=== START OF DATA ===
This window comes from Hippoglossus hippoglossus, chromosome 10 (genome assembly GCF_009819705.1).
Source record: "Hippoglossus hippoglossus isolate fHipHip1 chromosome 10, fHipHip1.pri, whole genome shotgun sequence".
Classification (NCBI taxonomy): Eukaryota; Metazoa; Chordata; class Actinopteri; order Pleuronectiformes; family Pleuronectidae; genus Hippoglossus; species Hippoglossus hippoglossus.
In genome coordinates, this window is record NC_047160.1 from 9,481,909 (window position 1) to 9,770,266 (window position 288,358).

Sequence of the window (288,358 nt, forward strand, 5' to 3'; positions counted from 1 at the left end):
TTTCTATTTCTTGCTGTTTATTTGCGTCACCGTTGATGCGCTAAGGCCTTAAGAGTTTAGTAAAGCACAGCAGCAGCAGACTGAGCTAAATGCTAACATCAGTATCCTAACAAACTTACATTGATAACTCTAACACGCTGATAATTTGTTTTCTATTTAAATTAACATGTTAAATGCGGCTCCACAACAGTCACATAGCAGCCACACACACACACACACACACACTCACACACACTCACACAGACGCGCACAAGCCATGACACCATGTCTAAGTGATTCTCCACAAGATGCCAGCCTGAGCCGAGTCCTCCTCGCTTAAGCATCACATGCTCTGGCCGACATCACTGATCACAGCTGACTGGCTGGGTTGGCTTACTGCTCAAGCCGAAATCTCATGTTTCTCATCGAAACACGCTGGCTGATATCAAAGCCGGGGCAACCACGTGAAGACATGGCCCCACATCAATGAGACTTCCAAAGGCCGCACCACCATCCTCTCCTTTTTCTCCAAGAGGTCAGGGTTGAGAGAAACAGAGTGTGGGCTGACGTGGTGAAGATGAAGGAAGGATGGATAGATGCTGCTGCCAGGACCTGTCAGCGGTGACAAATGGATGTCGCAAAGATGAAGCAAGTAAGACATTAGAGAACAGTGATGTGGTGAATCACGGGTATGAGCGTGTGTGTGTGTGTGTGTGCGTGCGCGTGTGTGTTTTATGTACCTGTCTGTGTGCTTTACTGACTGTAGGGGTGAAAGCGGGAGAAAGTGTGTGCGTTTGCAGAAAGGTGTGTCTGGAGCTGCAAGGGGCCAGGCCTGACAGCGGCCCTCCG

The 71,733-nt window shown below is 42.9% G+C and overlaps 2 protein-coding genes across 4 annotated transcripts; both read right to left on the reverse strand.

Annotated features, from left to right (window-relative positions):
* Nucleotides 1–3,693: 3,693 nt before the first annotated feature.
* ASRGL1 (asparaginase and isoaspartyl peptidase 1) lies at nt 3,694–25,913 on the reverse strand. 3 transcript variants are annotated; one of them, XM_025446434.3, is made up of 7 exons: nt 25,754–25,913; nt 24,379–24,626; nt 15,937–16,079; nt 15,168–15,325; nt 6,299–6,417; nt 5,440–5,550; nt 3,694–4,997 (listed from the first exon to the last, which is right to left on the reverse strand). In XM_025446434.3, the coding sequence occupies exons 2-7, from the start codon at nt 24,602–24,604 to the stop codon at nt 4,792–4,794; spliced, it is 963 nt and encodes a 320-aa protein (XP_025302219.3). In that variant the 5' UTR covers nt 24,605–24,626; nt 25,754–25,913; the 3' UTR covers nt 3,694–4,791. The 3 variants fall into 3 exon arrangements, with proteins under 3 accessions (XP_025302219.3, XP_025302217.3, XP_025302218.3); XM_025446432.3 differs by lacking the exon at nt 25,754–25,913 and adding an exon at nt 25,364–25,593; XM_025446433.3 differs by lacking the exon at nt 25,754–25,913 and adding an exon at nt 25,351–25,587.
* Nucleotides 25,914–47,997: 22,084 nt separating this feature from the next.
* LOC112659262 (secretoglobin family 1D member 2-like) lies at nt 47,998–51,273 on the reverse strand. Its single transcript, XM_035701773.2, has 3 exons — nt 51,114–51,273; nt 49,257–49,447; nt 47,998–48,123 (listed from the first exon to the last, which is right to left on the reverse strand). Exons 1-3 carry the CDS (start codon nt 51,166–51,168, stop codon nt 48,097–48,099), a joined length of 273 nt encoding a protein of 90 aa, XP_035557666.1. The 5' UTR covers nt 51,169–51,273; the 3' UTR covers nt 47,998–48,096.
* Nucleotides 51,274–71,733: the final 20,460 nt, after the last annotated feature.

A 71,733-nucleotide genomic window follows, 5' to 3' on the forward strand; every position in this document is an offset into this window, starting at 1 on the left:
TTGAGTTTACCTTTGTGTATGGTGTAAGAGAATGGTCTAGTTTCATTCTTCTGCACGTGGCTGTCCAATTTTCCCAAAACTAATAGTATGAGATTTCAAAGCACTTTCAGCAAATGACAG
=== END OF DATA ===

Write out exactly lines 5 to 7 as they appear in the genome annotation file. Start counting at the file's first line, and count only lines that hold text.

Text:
Sequence of the window (288,358 nt, forward strand, 5' to 3'; positions counted from 1 at the left end):
TTTCTATTTCTTGCTGTTTATTTGCGTCACCGTTGATGCGCTAAGGCCTTAAGAGTTTAGTAAAGCACAGCAGCAGCAGACTGAGCTAAATGCTAACATCAGTATCCTAACAAACTTACATTGATAACTCTAACACGCTGATAATTTGTTTTCTATTTAAATTAACATGTTAAATGCGGCTCCACAACAGTCACATAGCAGCCACACACACACACACACACACACTCACACACACTCACACAGACGCGCACAAGCCATGACACCATGTCTAAGTGATTCTCCACAAGATGCCAGCCTGAGCCGAGTCCTCCTCGCTTAAGCATCACATGCTCTGGCCGACATCACTGATCACAGCTGACTGGCTGGGTTGGCTTACTGCTCAAGCCGAAATCTCATGTTTCTCATCGAAACACGCTGGCTGATATCAAAGCCGGGGCAACCACGTGAAGACATGGCCCCACATCAATGAGACTTCCAAAGGCCGCACCACCATCCTCTCCTTTTTCTCCAAGAGGTCAGGGTTGAGAGAAACAGAGTGTGGGCTGACGTGGTGAAGATGAAGGAAGGATGGATAGATGCTGCTGCCAGGACCTGTCAGCGGTGACAAATGGATGTCGCAAAGATGAAGCAAGTAAGACATTAGAGAACAGTGATGTGGTGAATCACGGGTATGAGCGTGTGTGTGTGTGTGTGTGCGTGCGCGTGTGTGTTTTATGTACCTGTCTGTGTGCTTTACTGACTGTAGGGGTGAAAGCGGGAGAAAGTGTGTGCGTTTGCAGAAAGGTGTGTCTGGAGCTGCAAGGGGCCAGGCCTGACAGCGGCCCTCCG

The 71,733-nt window shown below is 42.9% G+C and overlaps 2 protein-coding genes across 4 annotated transcripts; both read right to left on the reverse strand.